I would also like to know from the author why he makes no mention of Northern Christian warriors.  On his view, is it possible to be a Christian warrior from the North who fought to end slavery on religious grounds?  And what happens if we take one from each side and stick them in a room together.  If we are to judge them simply on moral grounds (we’ve taken off our historian’s hat for a moment) how should we proceed and what should our conclusions be given that for most reasonable christians today slavery is viewed as a contradiction of Biblical teachings. 

I agree with the author that it is important to preserve our history for future generations.  After all, that’s my job as a historian and as a teacher.  That said, I am not necessarily interested in steering my students to praise or blame anyone from the past.  My job is to give them the tools and the foundation for which to make those decisions on their own.

Note: The SLRC is also using H.K. Edgerton who was mentioned in yesterday’s post.  He is definitely making the rounds. If you are interested in reading more about the role of religion during the Civil War you may want to look at The Civil War as a Theological Crisis by Mark Noll, Upon the Altar of the Nation: A Moral History of the Civil War by Harry S. Stout, and ed. Richard M. Miller et.al., Religion and the American Civil War

Searching for Black Confederates: The Civil War’s Most Persistent Myth

“Levin’s study is the first of its kind to blueprint and then debunk the mythology of enslaved African Americans who allegedly served voluntarily in behalf of the Confederacy.”–Journal of Southern History

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7 comments… add one
  • collector bob Feb 16, 2007 @ 12:07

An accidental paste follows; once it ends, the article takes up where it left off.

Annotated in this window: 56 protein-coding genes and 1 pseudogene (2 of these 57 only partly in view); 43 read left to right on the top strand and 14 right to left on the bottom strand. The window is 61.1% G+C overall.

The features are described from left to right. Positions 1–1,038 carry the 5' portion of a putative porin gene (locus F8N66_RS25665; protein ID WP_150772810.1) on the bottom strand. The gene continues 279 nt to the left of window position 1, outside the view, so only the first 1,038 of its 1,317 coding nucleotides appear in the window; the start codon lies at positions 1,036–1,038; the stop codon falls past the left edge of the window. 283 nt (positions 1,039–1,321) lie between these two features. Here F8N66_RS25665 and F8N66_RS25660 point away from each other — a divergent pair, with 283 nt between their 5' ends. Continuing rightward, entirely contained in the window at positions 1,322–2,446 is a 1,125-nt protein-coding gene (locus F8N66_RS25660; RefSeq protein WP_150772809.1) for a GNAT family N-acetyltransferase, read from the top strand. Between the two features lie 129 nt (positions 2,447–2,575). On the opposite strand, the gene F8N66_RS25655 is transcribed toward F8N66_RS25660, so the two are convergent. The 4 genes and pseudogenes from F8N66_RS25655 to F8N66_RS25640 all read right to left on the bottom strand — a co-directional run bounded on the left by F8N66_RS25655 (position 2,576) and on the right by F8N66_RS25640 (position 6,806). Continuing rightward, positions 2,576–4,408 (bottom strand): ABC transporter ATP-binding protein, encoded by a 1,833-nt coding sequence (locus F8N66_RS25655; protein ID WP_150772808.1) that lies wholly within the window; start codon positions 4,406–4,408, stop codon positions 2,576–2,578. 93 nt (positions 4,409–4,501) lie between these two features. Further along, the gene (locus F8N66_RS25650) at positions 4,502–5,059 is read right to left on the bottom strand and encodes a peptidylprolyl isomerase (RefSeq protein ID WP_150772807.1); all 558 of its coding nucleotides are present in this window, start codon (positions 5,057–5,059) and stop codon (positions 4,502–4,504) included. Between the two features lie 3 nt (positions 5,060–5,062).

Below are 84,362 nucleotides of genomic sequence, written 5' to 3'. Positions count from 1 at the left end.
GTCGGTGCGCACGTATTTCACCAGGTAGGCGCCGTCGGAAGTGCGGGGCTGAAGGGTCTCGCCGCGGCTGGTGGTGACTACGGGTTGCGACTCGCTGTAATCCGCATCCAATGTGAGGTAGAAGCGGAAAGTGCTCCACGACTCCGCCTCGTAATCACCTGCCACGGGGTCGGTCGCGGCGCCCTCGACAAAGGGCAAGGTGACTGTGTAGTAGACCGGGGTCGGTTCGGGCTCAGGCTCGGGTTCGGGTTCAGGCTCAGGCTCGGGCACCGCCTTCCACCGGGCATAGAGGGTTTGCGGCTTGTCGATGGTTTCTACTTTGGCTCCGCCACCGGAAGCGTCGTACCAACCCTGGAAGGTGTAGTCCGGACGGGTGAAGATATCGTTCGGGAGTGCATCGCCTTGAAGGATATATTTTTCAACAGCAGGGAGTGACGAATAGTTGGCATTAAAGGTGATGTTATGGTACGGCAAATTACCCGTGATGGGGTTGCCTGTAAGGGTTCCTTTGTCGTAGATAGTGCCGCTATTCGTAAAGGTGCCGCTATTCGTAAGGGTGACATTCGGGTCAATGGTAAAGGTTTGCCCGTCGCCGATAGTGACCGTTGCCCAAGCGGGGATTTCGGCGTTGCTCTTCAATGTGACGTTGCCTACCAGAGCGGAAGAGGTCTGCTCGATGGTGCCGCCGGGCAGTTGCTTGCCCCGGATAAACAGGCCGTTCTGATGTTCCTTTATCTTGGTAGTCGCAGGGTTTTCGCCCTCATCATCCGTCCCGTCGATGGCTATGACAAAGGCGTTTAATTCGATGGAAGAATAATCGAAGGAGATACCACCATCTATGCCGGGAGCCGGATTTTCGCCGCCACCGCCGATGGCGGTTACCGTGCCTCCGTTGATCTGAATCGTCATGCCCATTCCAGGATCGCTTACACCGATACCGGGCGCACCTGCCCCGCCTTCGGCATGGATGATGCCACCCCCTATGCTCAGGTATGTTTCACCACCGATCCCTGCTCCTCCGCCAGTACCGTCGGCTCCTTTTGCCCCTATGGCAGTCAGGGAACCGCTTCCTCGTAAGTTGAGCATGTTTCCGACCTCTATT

One disturbing thought is that most historians neglect the role religion played in peoples lives. At almost 70 years of age, I can remember how religion “griped” the lives and actions of its adhearents. One reference book on Lincoln’s death reports that people in St Cloud, MN were talking about his death a day prior to the actual date. St. Cloud is a catholic community and as such the Catholic Church has been linked to Lincoln’s death in various ways. If the Union were to survive, the Church would lose most of its influence not only here, but world wide. They would have a more difficult time tobe “father confessors” to potential heads of state. In modern times the church has informed newly “elected political leaders (elected by ballet/gun)” that it would receive the necessary church support if the church were to receive its custimary state support. If not , it was tobe understood that the church seek changes more to is liking. There was apparently much distrust against the Catholic Church but with good reason. Various Web Sites , particularly Catholic sites seem to slant history to their liking. They point out that Jeff Davis’s cabinet was more politically diverse than Lincoln’s. That is reasonable if being a Catholic made you more sympathec to the Southern cause. This seems to have support when other sites indicate that there was advise to Lincoln to only have protestents in high cabinet posts. Lincoln apparently had constant problems in keeping the peace in the north which could be explained by the church promoting the apparent “southern thinking”. The church promoted its own self interest in promoting the destruction of the Union.